December 23, 2013
CR Holiday Interview #06 -- David Murray And Kate Deneveu
One of the big comics stories of the last couple of years which will remain key to understanding the next few years has been and will be the move of talented non-creatives into businesses that serve the comics community. At this year's Small Press Expo
, I was struck anew by the posters displayed by Telegraph Gallery from Charlottesville, Virginia
-- a retailer I'd seen at one or two other shows during the lengthy convention year. I made a mental note to track them down for an interview at the end of the year.
David Murray and Kate Deneveu took inspiration from the Telegraph Avenue
-located businesses they enjoyed in the Bay Area to open their bookstore and gallery space in Charlottesville
, home to two presidents and the best-looking classic American college campus
. One intriguing element to arts businesses right now is that for the most part we recognize their temporary nature: we don't think of them as lifetime commitments that fail to live up to that near-impossible status but living activities that may find a way to last five years, a dozen years, a quarter-century. None of that is a concern right now from Team Telegraph, in the heady early days surrounded by the collective good will of multiple arts communities that would like to see them succeed. If the last couple of years have taught us through festivals and conventions the value of events in comics, businesses like Telegraph stand to reintroduce us to place. Plus if we talked I knew we'd get to run multiple images of from their art shows. I'm dying to visit. -- Tom Spurgeon
TOM SPURGEON: David, Kate, I suppose this is impossibly broad, but I can't figure out a better way to get into the subject matter at hand: you're very early on in what you're doing. How has it gone so far? Is there anything that's surprised you in this first period of having the gallery open? Should we be worried about you at all?
Telegraph is kicking ass. We're not millionaires yet, but as far as first years go, David and I couldn't have asked for anything more -- we've taken some risks, made some big decisions, and so far -- fingers crossed -- it's working. That sounds so weirdly corporate and business-y, but true. We're still going to be figuring out some things in 2014, but that's half the fun.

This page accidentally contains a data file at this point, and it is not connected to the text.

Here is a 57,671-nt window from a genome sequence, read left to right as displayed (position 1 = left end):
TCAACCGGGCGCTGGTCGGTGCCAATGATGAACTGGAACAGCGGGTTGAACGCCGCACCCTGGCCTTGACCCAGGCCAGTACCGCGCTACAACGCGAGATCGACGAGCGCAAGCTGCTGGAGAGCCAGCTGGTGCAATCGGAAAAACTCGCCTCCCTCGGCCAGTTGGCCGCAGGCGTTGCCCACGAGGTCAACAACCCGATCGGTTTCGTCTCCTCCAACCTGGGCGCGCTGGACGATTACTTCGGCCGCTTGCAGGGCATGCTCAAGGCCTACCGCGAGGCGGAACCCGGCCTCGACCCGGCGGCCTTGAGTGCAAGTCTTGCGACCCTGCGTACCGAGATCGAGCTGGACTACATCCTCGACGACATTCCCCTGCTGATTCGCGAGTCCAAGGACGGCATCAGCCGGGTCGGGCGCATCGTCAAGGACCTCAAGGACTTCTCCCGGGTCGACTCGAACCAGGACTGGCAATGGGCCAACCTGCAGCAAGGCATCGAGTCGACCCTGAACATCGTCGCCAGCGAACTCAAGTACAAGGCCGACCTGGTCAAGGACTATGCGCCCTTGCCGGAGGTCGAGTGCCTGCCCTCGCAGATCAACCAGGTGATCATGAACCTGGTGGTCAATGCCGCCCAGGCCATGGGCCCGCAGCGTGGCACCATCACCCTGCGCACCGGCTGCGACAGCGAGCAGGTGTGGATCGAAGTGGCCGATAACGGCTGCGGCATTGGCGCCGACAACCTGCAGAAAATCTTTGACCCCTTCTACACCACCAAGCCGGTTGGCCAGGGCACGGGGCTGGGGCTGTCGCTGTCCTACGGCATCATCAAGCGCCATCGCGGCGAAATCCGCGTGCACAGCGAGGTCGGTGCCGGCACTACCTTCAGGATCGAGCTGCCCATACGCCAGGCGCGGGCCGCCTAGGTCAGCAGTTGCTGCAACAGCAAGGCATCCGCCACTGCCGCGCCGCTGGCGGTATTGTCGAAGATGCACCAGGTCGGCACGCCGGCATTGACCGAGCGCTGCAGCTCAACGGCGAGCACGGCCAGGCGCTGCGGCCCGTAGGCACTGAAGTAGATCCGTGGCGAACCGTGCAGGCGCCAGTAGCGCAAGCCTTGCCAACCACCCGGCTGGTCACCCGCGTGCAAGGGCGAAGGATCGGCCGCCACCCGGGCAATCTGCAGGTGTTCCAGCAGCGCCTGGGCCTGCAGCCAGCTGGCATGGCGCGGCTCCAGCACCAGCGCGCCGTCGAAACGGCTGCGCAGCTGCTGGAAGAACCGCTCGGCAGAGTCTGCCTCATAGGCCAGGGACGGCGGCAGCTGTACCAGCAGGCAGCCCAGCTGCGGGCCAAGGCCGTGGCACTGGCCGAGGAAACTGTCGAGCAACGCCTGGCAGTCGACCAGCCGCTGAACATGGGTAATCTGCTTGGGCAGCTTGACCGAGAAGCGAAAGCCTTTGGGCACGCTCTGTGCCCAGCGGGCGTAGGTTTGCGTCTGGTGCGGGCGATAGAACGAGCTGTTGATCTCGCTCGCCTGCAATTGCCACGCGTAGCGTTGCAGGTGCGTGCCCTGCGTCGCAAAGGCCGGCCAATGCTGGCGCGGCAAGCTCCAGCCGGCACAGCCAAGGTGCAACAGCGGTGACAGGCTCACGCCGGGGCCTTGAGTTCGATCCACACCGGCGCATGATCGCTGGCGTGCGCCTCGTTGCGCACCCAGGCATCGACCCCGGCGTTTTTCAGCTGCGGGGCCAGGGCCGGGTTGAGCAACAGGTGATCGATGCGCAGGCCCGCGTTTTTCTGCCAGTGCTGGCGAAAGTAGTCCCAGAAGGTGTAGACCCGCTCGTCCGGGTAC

Big surprises of the year: David and I were too ambitious with the first few shows. The goal was to work with 12 new artists every month. Twelve new prints every month. 144 prints a year. We must have been insane. The first three collections are phenomenal, but it almost killed us. At some point we realized, "This is madness. We can't do this every month." I'm happy working with smaller tighter collections like Botanivore
, but I think David still likes the drama factor of big shows with a lot of artists. This month's Face Value show
is his baby, and I think that's why we have over 30 different artists participating.
SPURGEON: It looks like the current show -- and tell me if "show" is even the right thing to call it -- is the portraits show that's on your web site. Can you walk through something like that from conception to execution? I assume there's an initial idea... do you then recruit artists? Are there contracts? At what point do you schedule the opening? Is there an opening night there at the gallery? How do you then try to sell the work?
Our process is pretty simple; David and I curate shows based on what we as fans want to see. We bounce themes and shows back and forth for a month or so -- basically every time we're alone together we're talking about the next few shows. It's become a huge part of our daily married life, just feeling out ideas, texting each other links to artists web sites with messages in all caps ("CHECK OUT THIS AWESOME GUY"), talking about new comics we've found, or recent work by old favorites. When we select the roster of who to invite to each show, it's a balance between who artists who are comfortable with the material and artists for whom the theme will be a challenge for. For instance, asking Michael DeForge to be in a monster-themed show is not a huge stretch; we knew he would knock it out of the park. But we asked James Harvey
to participate in a show about dinosaurs
, just because we wanted to see how he would draw a dinosaur
Truthfully we started pretty timidly with recruiting. Our concept was new and untested; we didn't want to pass too much risk onto our artists. So we started with friends and people that wouldn't hate us too much if we crashed and burned. And we pay our artists for the commissions up front just like any other graphic design job -- Illustrators work hard and deserve to be paid for their work. We prepare the art for the printers, and we pay for the printing costs. That also puts the burden on us to sell the pieces. If any gallerists are reading this interview, they're probably horrified. The risk is worth it so far. David and I made a choice a long time ago that ethics and our relationships with our artists is worth more than money.